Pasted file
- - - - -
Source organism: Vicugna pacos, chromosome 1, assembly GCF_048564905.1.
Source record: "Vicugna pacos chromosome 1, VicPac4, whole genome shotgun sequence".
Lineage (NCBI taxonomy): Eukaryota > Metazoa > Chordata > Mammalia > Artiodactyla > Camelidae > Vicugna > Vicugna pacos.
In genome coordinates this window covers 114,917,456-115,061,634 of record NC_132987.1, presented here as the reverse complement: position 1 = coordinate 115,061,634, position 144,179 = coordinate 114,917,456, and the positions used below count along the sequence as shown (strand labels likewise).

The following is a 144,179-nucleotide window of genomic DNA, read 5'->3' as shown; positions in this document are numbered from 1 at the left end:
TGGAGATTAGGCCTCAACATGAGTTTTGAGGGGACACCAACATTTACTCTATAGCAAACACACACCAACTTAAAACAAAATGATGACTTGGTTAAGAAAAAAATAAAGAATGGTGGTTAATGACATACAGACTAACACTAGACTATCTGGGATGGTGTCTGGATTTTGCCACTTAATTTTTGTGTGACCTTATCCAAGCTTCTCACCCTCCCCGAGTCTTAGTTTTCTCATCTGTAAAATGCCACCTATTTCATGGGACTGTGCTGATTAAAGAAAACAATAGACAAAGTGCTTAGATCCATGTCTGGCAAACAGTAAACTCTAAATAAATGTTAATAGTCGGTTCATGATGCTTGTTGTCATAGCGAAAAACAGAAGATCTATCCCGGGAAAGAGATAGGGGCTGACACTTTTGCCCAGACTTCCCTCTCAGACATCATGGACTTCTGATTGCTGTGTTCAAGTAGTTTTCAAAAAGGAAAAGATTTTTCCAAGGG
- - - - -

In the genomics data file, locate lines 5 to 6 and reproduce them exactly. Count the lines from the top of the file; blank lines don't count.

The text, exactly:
The following is a 144,179-nucleotide window of genomic DNA, read 5'->3' as shown; positions in this document are numbered from 1 at the left end:
TGGAGATTAGGCCTCAACATGAGTTTTGAGGGGACACCAACATTTACTCTATAGCAAACACACACCAACTTAAAACAAAATGATGACTTGGTTAAGAAAAAAATAAAGAATGGTGGTTAATGACATACAGACTAACACTAGACTATCTGGGATGGTGTCTGGATTTTGCCACTTAATTTTTGTGTGACCTTATCCAAGCTTCTCACCCTCCCCGAGTCTTAGTTTTCTCATCTGTAAAATGCCACCTATTTCATGGGACTGTGCTGATTAAAGAAAACAATAGACAAAGTGCTTAGATCCATGTCTGGCAAACAGTAAACTCTAAATAAATGTTAATAGTCGGTTCATGATGCTTGTTGTCATAGCGAAAAACAGAAGATCTATCCCGGGAAAGAGATAGGGGCTGACACTTTTGCCCAGACTTCCCTCTCAGACATCATGGACTTCTGATTGCTGTGTTCAAGTAGTTTTCAAAAAGGAAAAGATTTTTCCAAGGG